“I enjoy my interactions with our young men,” continued Tavani. “They are kids. People forget that. I have a staff of 12 people, and I manage them. But more importantly, I manage 90 18-22-year-old men full of testosterone. You’re dealing with a lot of things. There’s a lot of things going on, on campus. I ask our players, ‘How are things?’ You’ve got to know those things as the head coach. They’re building foundations for the rest of their lives and some aren’t equipped for it. But watching these kids grow and mature is pure enjoyment.”
To watch Tavani pace the Lafayette sideline on a Saturday afternoon is like watching a caged animal waiting to be released. It looks like he wants to run on to the field and hit someone himself.
“These kids are very intelligent and I’m constantly talking to them,” said Tavani. “There’s a lot of parts to motivation. I want to motivate them to go to class. There’s a lot to it. And when you’re going through a tough season it’s a little tougher.
“You’ve got to keep some fun in it,” Tavani continued. “It’s a tough game. It’s a grind – and then you have recruiting, fund-raising and breaking down film. It’s non-stop. You’ve got to stay in pretty good shape, which I do. I survived one heart attack. The old running back has a couple more carries left in him.”
While time has been kind to Tavani and the Leopards, 2016 hasn’t been. Lafayette is currently navigating a 2-6 campaign.
“The expectation is always to win the conference,” said Tavani. “We knew our numbers were down going in. So you’ve got to stay healthy, and it was our most challenging schedule in school history. We let four games get away in the fourth quarter. It’s a competitive schedule and it’s been tough doing it with a lot of young players. We’re looking forward to the last few games, finishing the schedule, and we want to win the rest.
“That’s (getting the job) 17 years ago,” added Tavani. “It wasn’t until our third year that we got things turned around. We’ve got great young men. We’re battling. You would’ve thought after the Georgetown game that we won the conference. But my first responsibility is to make sure these guys are graduating and doing the right thing. The glass is always half full around here.”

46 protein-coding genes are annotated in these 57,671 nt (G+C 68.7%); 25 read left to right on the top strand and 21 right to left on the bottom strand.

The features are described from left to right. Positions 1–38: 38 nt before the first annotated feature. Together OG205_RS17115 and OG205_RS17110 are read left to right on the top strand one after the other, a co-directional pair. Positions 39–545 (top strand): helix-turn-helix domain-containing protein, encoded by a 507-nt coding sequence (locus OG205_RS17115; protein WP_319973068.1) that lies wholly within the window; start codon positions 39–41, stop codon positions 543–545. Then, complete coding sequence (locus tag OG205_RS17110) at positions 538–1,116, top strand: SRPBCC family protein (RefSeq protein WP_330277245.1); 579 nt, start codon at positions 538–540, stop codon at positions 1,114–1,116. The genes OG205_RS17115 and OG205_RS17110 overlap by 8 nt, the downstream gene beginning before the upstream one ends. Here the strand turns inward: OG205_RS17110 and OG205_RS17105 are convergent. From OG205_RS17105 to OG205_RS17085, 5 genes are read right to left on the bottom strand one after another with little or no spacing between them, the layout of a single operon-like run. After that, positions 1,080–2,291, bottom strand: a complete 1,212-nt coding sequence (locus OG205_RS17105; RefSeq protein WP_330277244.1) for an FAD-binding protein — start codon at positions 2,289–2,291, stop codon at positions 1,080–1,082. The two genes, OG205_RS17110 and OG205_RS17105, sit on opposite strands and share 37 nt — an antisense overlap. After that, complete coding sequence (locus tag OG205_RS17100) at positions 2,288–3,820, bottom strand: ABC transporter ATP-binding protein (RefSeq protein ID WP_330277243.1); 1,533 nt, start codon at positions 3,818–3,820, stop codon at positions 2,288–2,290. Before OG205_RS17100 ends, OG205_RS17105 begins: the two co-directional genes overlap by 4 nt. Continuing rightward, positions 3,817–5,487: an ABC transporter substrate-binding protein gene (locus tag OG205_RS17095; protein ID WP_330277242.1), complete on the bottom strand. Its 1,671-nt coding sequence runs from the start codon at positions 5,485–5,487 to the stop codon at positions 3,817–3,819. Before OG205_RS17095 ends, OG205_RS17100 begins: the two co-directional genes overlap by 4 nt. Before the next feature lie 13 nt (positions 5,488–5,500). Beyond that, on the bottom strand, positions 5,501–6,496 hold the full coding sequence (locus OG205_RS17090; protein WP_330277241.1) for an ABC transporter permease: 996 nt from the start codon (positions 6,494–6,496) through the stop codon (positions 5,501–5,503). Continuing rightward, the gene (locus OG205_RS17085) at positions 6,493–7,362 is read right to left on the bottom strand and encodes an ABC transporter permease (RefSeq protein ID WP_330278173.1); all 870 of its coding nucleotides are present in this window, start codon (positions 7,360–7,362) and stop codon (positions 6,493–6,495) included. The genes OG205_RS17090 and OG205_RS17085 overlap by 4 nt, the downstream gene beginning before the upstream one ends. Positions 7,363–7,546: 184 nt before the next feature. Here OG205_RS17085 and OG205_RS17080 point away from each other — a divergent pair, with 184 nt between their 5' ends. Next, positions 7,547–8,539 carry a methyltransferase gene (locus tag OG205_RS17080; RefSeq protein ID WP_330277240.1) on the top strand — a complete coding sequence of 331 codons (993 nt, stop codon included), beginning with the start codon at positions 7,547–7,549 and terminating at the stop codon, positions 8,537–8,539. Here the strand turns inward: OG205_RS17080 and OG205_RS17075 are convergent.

If any thoughts of retirement have crept into Tavani’s head, he certainly is letting on about them. Let’s just say there’s a little more tread left on the tires.
“Everyone is starting to ask me that because I’m at the end of a contract,” said Tavani. “I have no desire or thoughts about that. Unless there’s someone who knows something I don’t.
“I feel as good as I’ve felt in a long time,” he continued. “It’s a tough season, but I think it motivates me more. It’s that tough mentality.”
So no matter what the future holds for Tavani, he’s got that tough background propping him up.
“I get back to the area,” said Tavani. “My mom lives in Lebanon. She’ll be 91 in December. And my sister lives in Palmyra. I get back to Lebanon occasionally, but not enough.
“Unfortunately, the whole attitude of the town changed when the steel industry left,” Tavani added. “I remember Lebanon High stadium being packed on Friday nights for Lebanon games, and on Saturday nights for Lebanon Catholic games. Coming in and going out of town, I get goose bumps when I go past that stadium. I still get goose bumps.”
Tavani left. Tavani right. Tavani up the middle.
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|Lafayette Leopards (Patriot League) (2000–present)|
|2004||Lafayette||8–4||5–1||T–1st||L NCAA Division I-AA First Round|
|2005||Lafayette||8–4||5–1||T–1st||L NCAA Division I-AA First Round|
|2006||Lafayette||6–6||5–1||T–1st||L NCAA Division I First Round|
|2013||Lafayette||5–7||4–1||1st||L NCAA Division I First Round|
Frank Tavani’s Coaching Highlights
• Entering 40th year in coaching
• Begins 30th year coaching at Lafayette
• Lafayette College, Head Coach, December 1999-present
• Lafayette College, Associate Head Coach, April 1987-99
• Lebanon Valley College, Assistant Coach, April 1986-April 1987
• Franklin & Marshall College, Assistant Coach, February 1976-March 1986
• Given Maroon Club Staff Achievement of the Year Award, May. 2014
• Named Easton UNICO Man of the Year, Feb. 2009
• 2004 Patriot League Coach of the Year
• Finalist for Eddie Robinson National I-AA Coach of the Year Award in 2004
• Lebanon Catholic High School Hall of Fame, Inducted March 2004
• Lebanon Valley College Hall of Fame, Inducted Oct. 1988
• Pennsylvania Sports Hall of Fame,
Inducted Nov. 2006
• First player in Lebanon Valley College history to rush for 1,000 yards in a season (1975), earning Associated Press All-America honors
• Signed as a free agent with the Philadelphia Eagles of the NFL, 1976
|2016 Patriot League Football Standings|